This invention relates to the general field of novelty golf clubs and more particularly relates to putters and wedges which can be bent and readily restored to a straight condition. This invention is comprised of a one piece club molded out of appropriate rubber or other polymeric material or a club with a flexible plastic shaft to which is attached a conventional grip and club head. This invention can be distinguished from other previous inventions pertaining to the field of golf and novelty golf clubs. For example, Pond in U.S. Pat. No. 3,087,728 describes a breakable simulated golf club which incorporates a frangible pin contained within the shaft which breaks, leaving the balance of the club intact. The Pond club is repaired by removing the broken parts of the frangible pin and replacing it with a new one. McLaughlin in U.S. Pat. No. 3,206,205 describes another embodiment of a breakable golf club in which a wooden dowel fractures when the club is grasped and broken in half. The broken part of this dowel is then removed; the unbroken part moved into the threaded coupling. The threaded coupling is constructed in such a way as to permit the threads to disengage when force is applied to break the club in half. The present invention, a club with a flexible but straightenable shaft, provides for more varied modes of venting one's frustration over a poorly made golf shot than breaking the club in half because of the characteristics of the club shaft.

It is therefore an object of the present invention to provide a one piece molded novelty gold club which can be used by a frustrated golfer to relieve his frustration and tension after having missed a shot without causing destruction of one of the golfer's regular clubs.

It is a further object of this invention to provide a flexible club which can be bent manually or bent by impacting it on the ground or a tree or other such object to vent one's frustration.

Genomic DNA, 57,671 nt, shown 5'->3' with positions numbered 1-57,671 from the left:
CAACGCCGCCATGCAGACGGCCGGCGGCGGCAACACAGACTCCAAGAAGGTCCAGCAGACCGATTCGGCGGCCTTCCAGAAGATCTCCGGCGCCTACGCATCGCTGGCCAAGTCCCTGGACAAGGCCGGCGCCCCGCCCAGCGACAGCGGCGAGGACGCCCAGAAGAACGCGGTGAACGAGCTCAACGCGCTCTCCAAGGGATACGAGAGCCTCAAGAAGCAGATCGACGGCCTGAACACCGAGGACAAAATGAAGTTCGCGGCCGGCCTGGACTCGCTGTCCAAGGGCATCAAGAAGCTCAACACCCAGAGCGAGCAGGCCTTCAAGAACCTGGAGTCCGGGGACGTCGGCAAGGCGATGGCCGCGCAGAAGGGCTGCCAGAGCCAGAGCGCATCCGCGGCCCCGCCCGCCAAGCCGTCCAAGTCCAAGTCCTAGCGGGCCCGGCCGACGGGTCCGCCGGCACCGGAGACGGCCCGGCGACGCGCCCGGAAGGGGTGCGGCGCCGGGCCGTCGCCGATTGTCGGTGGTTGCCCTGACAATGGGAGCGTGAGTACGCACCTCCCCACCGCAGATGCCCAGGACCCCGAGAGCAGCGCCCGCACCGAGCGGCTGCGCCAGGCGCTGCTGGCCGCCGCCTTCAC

It is a further object of this invention to provide a novelty golf club which after its use and venting one's frustration can be restored to its original shape without the necessity of reassembly or the insertion of, or addition of, any breakable parts.

It is the further object of this invention to provide a novelty golf club which, when used in its intended manner, is unlikely to cause damage to the objects which it is applied because of the flexible nature of the material from which it is made.

It is a further object of this invention to provide a novelty golf club which uses a conventional grip and head with a flexible shaft which can be bent manually or bent by impacting it on the ground or a tree or other such object to vent one's frustration. After its use and after venting one's frustration the club can be restored to its original shape without the necessity of reassembly or the insertion of, or addition of, any breakable parts.

DESCRIPTION OF DRAWINGS

The invention will be described in detail by reference to the following drawings:

FIG. 1 is a view of the club in its configuration as a putter.

FIG. 2 is a description of the club in its configuration as a wedge.

FIGS. 3 and 3A are descriptions of an embodiment of the club in which a conventional grip and head are affixed to a flexible shaft.

FIG. 4 is a cross section of the grip and shaft illustrating the one piece molded construction of the preferred embodiment seen along line 4--4 of FIGS. 1 and 2.

FIG. 5 is a cross section of the head and shaft illustrating the one piece molded construction of the preferred embodiment seen along line 5--5 of FIGS. 1 and 2.

DESCRIPTION OF THE PREFERRED EMBODIMENT